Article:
Pony tail hole:  In Round 9, knit to last 4 stitches, slip these onto stitch holder, and slip the first four stitches of Round 10 onto same holder (8 stitches on holder).  Cast on 8 (16 stitches, divided evently between 3 needles) and continue as for pigtail version.  Finish the ponytail hole as for the pigtail holes.

No holes:  Knit the hat as written and don’t allow for any holes.


These stacked peace rings are one of my favorite, if simplest, designs.  Eventually I’m going to sell them on the website, but just haven’t gotten around to setting that up.

In the meantime, here are a couple of ways to put peace into practice this weekend:

1)  Give others the benefit of the doubt
2)  Give a smile and/or kind word to everyone you meet (sounds cheesy, but it works)!

Have a good one, peeps! 

Head Cozy Hat - Model:  Holly West
No snow in Santa Monica!

Features that make this hat cool:

1)  Pigtail holes (of course)

2)  Loop at the top for hanging on ski locker hooks

3)  Double-knit head band.  The inside is cashmere, for extra warmth and softness.

Head Cozy Hat--Model:  Holly West

I used Manos del Uruguay yarn for this (the stuff I bought for my knit lesson) and the Debbie Bliss Pure Cashmere I had left over from my Springtime Headband project.

Inside headband of Head Cozy Hat
Cashmere inside headband

I asked my husband what the hat reminded him of and he said a tea cozy.  So voila, I call it the Head Cozy hat.

I need to knit a few more of these and write up the pattern, which I’ll post ASAP.  My first original knit design!

Creativity works in mysterious ways.

Moonlight Sonata Ring

Sometimes ideas come at me so fast I can hardly keep up with them.  Other times, I can’t think of a worthwhile project to save my life.  Yesterday, which is the day I go to my jewelry studio, was one of those times.  In fact, I almost didn’t go because I didn’t want to waste time and materials on something that I would just end up melting down later.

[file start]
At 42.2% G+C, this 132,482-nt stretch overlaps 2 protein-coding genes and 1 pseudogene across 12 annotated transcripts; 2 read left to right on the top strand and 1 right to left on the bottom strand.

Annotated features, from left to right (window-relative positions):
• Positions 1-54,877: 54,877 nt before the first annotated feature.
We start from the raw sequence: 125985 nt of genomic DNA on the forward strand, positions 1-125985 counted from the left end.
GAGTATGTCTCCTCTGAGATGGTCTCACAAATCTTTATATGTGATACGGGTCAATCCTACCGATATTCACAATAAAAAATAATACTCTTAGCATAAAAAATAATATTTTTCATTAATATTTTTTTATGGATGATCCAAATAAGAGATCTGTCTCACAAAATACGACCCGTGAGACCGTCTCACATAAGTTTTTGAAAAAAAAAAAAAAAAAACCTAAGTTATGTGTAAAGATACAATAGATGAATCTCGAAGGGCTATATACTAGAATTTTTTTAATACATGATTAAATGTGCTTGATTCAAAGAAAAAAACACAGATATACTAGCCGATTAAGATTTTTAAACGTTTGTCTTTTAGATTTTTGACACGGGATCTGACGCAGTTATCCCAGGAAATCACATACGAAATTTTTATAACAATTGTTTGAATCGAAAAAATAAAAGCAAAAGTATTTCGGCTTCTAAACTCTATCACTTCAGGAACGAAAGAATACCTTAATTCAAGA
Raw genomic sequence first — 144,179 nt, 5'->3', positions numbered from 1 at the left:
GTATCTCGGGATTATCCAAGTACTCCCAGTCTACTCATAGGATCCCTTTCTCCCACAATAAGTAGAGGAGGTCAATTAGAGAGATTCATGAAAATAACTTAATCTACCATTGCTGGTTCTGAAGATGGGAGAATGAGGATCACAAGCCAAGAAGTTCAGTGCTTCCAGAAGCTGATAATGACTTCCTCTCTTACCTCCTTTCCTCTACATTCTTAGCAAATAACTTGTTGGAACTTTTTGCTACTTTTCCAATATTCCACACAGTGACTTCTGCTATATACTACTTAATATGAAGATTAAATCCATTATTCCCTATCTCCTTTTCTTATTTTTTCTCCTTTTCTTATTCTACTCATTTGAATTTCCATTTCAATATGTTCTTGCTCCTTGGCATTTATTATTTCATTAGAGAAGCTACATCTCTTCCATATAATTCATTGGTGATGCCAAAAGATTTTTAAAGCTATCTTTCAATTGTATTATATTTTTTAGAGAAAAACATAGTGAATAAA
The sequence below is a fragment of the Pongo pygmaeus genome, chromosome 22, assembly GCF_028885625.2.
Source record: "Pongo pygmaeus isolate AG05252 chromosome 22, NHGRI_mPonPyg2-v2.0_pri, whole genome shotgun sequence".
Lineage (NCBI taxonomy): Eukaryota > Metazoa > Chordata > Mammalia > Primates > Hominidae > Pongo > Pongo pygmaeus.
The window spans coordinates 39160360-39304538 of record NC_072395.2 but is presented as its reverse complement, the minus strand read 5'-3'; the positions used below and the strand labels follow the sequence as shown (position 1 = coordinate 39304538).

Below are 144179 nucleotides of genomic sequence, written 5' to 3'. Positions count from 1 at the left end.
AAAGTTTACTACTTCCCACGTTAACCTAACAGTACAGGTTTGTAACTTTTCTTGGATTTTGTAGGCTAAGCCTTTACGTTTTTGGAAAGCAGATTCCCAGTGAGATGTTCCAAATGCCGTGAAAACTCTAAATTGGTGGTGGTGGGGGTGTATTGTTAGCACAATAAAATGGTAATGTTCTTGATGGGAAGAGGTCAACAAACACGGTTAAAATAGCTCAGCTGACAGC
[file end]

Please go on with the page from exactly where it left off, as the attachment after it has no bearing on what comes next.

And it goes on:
Luckily, I wasn’t at a total loss for ideas.  Last week when I made the Love Token, I had also intended to make a charm for a women’s necklace, but I didn’t have time to finish it.  I did, however, begin the project by milling my gold and drawing a circle on it.

Moonlight Sonata Ring - Cutting a circle

Going to the studio yesterday, I had the vague feeling I wanted to make a ring with a thin band using this circle, but I wasn’t at all sure what else I would do to it.  I set about cutting the circle out and milled some gold into about 18g round wire for the band and soldered it all together, which resulted in a plain ring with a gold disc on it.  Cool enough I guess, but a bit boring.

I found a bezel with a jump ring soldered to it which I’d made months ago, intending to set it with an aquamarine for a pair of earrings (the second bezel turned out too large for the stones so I never finished them).  Finding it yesterday, I decided it would make the perfect addition to my ring and I soldered it on top, then set my aquamarine and attached an imperial topaz bead as a dangle.

Moonlight Sonata Ring - Close Up

I love this ring.  Funny how I went into the studio feeling very blas√© about creating anything at all and coming out with a piece I not only love but am really proud of.  Maybe there’s a lesson to be learned here?

I call it Moonlight Sonata because it reminds me of a beautiful, starry night.  This is one ring I definitely won’t be selling any time soon, but if you’re interested in commissioning a similar piece, email me.  This is fabricated in 18k yellow gold but I could also do it in sterling silver.